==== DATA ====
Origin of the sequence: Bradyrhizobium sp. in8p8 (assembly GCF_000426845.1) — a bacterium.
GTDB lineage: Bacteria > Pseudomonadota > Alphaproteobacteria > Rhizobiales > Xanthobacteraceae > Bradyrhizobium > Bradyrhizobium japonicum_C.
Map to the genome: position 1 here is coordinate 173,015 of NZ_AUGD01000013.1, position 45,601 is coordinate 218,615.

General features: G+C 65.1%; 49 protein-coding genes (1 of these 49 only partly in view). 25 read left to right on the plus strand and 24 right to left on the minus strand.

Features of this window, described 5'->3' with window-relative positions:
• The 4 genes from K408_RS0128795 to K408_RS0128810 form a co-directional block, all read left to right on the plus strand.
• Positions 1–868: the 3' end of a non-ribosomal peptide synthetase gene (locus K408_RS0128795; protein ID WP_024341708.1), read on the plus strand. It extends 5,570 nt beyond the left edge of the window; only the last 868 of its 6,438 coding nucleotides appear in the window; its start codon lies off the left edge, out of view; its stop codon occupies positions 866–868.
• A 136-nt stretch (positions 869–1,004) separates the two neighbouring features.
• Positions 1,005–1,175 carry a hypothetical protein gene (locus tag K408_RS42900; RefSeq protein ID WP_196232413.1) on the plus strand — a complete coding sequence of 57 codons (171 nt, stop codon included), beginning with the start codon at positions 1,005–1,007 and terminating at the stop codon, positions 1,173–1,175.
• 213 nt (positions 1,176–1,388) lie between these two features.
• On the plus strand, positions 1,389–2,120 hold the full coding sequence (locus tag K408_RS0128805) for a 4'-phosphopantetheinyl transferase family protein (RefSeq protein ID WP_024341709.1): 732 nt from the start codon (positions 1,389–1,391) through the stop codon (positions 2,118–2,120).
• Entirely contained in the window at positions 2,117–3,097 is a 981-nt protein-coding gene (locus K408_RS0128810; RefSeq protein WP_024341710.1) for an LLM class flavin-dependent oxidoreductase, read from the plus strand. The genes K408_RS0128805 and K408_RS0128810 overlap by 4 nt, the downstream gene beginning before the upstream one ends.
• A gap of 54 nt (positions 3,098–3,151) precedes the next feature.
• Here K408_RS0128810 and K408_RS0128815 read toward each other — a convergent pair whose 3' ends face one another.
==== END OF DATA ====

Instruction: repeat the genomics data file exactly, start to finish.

Origin of the sequence: Bradyrhizobium sp. in8p8 (assembly GCF_000426845.1) — a bacterium.
GTDB lineage: Bacteria > Pseudomonadota > Alphaproteobacteria > Rhizobiales > Xanthobacteraceae > Bradyrhizobium > Bradyrhizobium japonicum_C.
Map to the genome: position 1 here is coordinate 173,015 of NZ_AUGD01000013.1, position 45,601 is coordinate 218,615.

General features: G+C 65.1%; 49 protein-coding genes (1 of these 49 only partly in view). 25 read left to right on the plus strand and 24 right to left on the minus strand.

Features of this window, described 5'->3' with window-relative positions:
• The 4 genes from K408_RS0128795 to K408_RS0128810 form a co-directional block, all read left to right on the plus strand.
• Positions 1–868: the 3' end of a non-ribosomal peptide synthetase gene (locus K408_RS0128795; protein ID WP_024341708.1), read on the plus strand. It extends 5,570 nt beyond the left edge of the window; only the last 868 of its 6,438 coding nucleotides appear in the window; its start codon lies off the left edge, out of view; its stop codon occupies positions 866–868.
• A 136-nt stretch (positions 869–1,004) separates the two neighbouring features.
• Positions 1,005–1,175 carry a hypothetical protein gene (locus tag K408_RS42900; RefSeq protein ID WP_196232413.1) on the plus strand — a complete coding sequence of 57 codons (171 nt, stop codon included), beginning with the start codon at positions 1,005–1,007 and terminating at the stop codon, positions 1,173–1,175.
• 213 nt (positions 1,176–1,388) lie between these two features.
• On the plus strand, positions 1,389–2,120 hold the full coding sequence (locus tag K408_RS0128805) for a 4'-phosphopantetheinyl transferase family protein (RefSeq protein ID WP_024341709.1): 732 nt from the start codon (positions 1,389–1,391) through the stop codon (positions 2,118–2,120).
• Entirely contained in the window at positions 2,117–3,097 is a 981-nt protein-coding gene (locus K408_RS0128810; RefSeq protein WP_024341710.1) for an LLM class flavin-dependent oxidoreductase, read from the plus strand. The genes K408_RS0128805 and K408_RS0128810 overlap by 4 nt, the downstream gene beginning before the upstream one ends.
• A gap of 54 nt (positions 3,098–3,151) precedes the next feature.
• Here K408_RS0128810 and K408_RS0128815 read toward each other — a convergent pair whose 3' ends face one another.